For most people growing up in the 1960s and 1970s, 8mm motion picture film was the primary media for what we popularly called "home movies." When viewed now, even after transfer to digital form, these images seem especially archaic. Family members seem to move strangely, and glow in varying degrees of light and shadow, owing to aging film properties and slightly varying frame rates. Yet, with many folks preserving these early video moments, we can capture a few chunks of what it meant to be a kid during the Space Race. "Moon Men" was how my father labled the original 8mm film reel, so that title transferred to DVD. I really never thought I'd see these images of my childhood fascination with astronauts and spacecraft again. It brings me back to hot summers sweating in bulky spacesuits made of sweaters and work gloves, and of scrounging cardboard and foil to construct new experiments and spacecraft parts.
My friend David and I received play astronaut gear from the Ideal Toys S*T*A*R (Space Travel And Reconaissance) Team collection, as Christmas gifts during 1971. Astronaut toys have always been a good seller for toymakers, but I swear it was better when you could watch live TV from the Moon, and then go out and recreate it yourself the same afternoon. The full STAR Team kit was impressive, with a utility belt & tools, mission insignia, and a cardboard spacecraft - which was too expensive a toy for our families at the time. The most visible piece was of course the space helmet, shown in the title (image: above far left). The yellow-tinted dome twisted off, and included a headset with earphones and a boom microphone. The white base had a front valve hookup for an oxygen or water hose. Instead of a life-support backpack, the STAR Team member has a "supply" tank hung from the utility belt, and on hot Missouri days, we always filled ours with drinking water. We're not wearing the yellow domes in this video. This is either because we lost one, and wanted to look consistent, or my father didn't want odd reflections while filming.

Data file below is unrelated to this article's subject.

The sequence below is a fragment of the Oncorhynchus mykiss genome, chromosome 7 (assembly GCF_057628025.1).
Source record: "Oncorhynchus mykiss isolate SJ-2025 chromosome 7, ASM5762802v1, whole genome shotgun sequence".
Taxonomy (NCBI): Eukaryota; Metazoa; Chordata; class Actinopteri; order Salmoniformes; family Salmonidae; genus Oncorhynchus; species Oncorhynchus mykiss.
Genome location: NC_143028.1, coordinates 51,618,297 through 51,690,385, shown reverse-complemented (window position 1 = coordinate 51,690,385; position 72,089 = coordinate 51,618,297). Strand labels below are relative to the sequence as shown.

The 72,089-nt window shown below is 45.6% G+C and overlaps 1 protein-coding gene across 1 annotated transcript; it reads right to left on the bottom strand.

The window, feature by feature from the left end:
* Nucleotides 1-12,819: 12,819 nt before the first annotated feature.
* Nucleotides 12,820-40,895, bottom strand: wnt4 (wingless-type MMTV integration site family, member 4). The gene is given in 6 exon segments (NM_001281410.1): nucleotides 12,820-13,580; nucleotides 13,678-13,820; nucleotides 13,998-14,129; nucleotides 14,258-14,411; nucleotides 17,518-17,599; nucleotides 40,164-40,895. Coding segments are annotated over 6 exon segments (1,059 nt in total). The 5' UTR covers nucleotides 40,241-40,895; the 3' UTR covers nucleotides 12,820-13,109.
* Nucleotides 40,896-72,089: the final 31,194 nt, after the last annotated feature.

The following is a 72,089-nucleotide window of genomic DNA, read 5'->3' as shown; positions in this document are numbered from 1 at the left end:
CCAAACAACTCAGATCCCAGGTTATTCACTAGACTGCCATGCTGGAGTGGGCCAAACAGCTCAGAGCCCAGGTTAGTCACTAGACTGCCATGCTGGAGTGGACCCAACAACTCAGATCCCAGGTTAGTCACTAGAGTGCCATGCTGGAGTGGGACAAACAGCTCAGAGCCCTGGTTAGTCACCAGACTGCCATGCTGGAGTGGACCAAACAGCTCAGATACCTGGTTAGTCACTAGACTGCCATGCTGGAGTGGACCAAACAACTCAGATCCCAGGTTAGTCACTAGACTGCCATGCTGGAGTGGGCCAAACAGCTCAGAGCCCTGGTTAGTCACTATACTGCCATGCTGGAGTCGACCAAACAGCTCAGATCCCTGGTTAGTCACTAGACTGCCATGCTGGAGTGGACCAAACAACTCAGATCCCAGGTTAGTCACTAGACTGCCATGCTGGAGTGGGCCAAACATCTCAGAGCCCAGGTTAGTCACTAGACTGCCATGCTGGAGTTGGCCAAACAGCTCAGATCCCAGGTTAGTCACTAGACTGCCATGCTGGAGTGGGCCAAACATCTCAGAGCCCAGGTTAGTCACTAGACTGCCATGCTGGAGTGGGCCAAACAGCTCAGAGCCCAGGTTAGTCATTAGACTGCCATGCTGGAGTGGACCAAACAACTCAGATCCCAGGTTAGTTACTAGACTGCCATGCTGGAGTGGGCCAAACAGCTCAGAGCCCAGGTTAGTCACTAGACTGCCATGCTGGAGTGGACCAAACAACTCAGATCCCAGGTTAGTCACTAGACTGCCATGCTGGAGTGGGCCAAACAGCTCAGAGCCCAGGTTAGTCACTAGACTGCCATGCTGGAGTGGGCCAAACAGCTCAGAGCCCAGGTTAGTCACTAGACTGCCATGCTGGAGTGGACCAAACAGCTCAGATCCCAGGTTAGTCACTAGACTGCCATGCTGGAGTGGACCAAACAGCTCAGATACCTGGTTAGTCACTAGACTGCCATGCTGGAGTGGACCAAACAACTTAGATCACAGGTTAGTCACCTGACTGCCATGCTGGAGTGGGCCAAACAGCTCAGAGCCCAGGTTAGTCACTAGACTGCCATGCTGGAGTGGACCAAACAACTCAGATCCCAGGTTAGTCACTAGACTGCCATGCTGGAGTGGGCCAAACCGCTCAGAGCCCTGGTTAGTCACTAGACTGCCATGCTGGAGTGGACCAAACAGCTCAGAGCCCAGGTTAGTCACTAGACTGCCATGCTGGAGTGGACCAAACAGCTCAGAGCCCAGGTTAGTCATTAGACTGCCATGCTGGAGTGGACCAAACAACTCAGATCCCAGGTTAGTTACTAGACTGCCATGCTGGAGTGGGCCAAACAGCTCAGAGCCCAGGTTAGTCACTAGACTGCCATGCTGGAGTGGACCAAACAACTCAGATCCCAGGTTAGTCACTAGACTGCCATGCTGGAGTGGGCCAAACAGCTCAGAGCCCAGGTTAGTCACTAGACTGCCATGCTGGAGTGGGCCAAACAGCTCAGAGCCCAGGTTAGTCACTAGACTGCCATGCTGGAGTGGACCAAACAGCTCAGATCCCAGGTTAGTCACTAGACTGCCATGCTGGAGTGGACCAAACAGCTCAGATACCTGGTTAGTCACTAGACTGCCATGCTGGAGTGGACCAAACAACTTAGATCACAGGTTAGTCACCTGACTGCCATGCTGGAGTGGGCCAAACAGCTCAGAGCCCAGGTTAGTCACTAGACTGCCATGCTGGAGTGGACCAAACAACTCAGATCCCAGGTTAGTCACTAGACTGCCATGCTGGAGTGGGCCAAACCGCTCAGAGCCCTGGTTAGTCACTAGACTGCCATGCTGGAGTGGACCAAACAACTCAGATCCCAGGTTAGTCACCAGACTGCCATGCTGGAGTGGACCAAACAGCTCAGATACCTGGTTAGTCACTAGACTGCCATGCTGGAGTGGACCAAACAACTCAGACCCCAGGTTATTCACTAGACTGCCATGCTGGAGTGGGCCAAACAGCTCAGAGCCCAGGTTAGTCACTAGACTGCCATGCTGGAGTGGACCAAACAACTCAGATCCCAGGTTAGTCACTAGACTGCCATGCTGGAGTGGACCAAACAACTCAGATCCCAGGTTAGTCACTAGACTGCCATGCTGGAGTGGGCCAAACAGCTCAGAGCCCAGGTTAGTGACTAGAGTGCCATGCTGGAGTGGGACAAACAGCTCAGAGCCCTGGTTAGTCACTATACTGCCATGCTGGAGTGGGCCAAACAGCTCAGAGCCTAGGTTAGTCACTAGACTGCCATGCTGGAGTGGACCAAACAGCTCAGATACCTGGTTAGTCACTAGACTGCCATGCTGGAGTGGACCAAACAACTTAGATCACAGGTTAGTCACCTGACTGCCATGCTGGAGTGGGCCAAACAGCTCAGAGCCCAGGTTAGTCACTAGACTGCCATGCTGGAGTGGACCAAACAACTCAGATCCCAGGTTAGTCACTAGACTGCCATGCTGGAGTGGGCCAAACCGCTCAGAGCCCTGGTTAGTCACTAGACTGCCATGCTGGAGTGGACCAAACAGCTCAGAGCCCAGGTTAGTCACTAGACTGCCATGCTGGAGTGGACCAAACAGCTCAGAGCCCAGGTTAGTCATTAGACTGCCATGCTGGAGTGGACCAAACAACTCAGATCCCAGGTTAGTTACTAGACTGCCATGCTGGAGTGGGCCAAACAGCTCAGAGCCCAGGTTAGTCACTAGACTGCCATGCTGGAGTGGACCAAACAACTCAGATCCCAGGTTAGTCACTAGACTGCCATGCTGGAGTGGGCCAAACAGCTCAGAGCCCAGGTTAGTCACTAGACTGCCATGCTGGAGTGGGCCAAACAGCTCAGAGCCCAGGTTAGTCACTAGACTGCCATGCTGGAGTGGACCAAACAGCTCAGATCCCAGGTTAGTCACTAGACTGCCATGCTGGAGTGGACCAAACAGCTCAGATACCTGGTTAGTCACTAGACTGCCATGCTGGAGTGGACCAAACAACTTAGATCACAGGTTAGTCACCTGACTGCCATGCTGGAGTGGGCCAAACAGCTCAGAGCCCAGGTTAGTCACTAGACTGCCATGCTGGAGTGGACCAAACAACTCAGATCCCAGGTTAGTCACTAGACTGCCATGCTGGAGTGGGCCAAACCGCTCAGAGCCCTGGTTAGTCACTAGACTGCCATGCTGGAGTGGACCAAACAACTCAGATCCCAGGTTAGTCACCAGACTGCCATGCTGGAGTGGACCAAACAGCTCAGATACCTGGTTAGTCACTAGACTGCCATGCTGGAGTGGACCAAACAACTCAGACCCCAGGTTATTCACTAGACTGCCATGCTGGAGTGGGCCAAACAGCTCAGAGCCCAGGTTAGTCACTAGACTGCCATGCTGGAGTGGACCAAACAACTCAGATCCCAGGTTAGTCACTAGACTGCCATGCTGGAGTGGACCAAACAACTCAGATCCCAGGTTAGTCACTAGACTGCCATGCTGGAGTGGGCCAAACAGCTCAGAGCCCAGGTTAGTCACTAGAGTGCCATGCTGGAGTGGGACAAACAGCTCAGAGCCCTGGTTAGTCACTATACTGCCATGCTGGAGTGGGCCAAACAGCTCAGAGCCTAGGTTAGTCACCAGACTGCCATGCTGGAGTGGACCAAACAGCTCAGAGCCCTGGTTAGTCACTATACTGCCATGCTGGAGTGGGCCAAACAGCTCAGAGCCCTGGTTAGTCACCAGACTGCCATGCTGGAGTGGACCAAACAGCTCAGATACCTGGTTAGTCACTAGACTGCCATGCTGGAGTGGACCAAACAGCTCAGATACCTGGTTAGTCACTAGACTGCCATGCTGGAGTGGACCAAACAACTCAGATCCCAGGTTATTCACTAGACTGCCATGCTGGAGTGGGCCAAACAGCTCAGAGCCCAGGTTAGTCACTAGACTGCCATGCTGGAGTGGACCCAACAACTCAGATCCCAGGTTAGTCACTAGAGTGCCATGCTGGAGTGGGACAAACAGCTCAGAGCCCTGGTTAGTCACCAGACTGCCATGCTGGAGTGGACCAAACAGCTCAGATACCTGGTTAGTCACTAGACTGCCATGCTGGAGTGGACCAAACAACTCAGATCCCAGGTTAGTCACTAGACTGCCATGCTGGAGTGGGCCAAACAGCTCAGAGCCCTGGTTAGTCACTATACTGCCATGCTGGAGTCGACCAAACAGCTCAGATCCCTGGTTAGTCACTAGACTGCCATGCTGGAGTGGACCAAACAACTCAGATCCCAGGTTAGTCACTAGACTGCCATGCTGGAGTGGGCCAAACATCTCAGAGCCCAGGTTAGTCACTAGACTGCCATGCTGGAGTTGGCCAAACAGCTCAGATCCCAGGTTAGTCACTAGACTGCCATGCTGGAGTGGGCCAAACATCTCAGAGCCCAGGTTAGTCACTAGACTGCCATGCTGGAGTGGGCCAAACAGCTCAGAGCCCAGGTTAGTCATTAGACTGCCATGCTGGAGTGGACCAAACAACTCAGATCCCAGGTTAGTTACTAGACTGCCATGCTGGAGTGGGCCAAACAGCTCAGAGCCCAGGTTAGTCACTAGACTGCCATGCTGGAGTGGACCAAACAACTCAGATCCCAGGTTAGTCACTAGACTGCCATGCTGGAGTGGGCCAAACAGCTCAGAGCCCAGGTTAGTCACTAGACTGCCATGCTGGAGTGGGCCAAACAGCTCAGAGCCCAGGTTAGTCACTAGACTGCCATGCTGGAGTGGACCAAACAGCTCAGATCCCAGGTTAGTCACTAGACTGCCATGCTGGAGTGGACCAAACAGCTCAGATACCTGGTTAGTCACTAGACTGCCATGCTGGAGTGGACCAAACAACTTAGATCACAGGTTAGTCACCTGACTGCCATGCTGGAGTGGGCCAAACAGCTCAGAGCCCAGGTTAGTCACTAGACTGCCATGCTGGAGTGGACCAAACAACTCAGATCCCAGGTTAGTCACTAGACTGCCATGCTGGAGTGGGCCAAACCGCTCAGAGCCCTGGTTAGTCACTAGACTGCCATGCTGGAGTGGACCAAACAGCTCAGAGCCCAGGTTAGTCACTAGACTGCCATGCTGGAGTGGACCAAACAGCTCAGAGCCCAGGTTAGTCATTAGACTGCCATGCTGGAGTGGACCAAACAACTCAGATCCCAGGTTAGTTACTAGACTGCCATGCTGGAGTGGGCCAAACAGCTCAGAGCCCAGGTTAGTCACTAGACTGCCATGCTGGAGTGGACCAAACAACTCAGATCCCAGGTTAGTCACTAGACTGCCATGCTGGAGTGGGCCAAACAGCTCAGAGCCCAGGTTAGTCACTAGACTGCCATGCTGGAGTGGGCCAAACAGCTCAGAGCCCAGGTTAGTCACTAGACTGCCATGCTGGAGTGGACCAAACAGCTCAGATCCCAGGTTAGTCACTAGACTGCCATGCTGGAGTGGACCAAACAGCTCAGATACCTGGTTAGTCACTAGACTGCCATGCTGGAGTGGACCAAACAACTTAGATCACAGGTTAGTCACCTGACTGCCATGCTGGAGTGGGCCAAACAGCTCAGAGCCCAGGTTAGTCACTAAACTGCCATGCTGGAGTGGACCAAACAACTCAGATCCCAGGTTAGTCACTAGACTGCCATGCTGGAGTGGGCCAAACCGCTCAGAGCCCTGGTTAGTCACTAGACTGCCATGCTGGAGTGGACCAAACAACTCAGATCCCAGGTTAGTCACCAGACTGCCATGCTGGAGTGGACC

In this "historic" sequence, we are placing our country's flag in the hard-packed soil. Just like Apollo 11, we couldn't push the staff deeply enough into the dirt, and it fell over at least once during this moonwalk. How embarassing for our crew. I've visited this suburban midwestern U.S. landing site recently, and after 35 years, the flag is nowhere to be found! Little evidence for these pretend Moon landings exists! It must be a hoax!
As nerdy young kids, we paid a lot of attention to detail when replicating Apollo gear. We're on a later Apollo "H" class mission - one of the shorter "walking" trips (annotated imaged left). Though we do have a Modularized Equipment Transport (MET), made from a grocery cart, and modeled after the tool carrier pulled-along on Apollo 14. Unlike the real crew, our S-band "umbrella" antenna is in fact an actual umbrella, with the fabric dish removed. Also note the yellow plastic Sample Return Containers (SRC) or "rock boxes" in the bottom of the cart. I am holding a pair of different lunar sampling tools (image: near left). In my right hand is a scoop, made of a plastic sandbox shovel attached to a flat wooden stick (likely a yardstick) with masking tape and elastic bands. In my left hand is a wire and tape device which I am pretty sure was meant to be a core tube drill. Obviously an Apollo astronaut could not use both tools at the same time, but a kid trying to look like a busy spaceman in front of Dad's movie camera certainly could.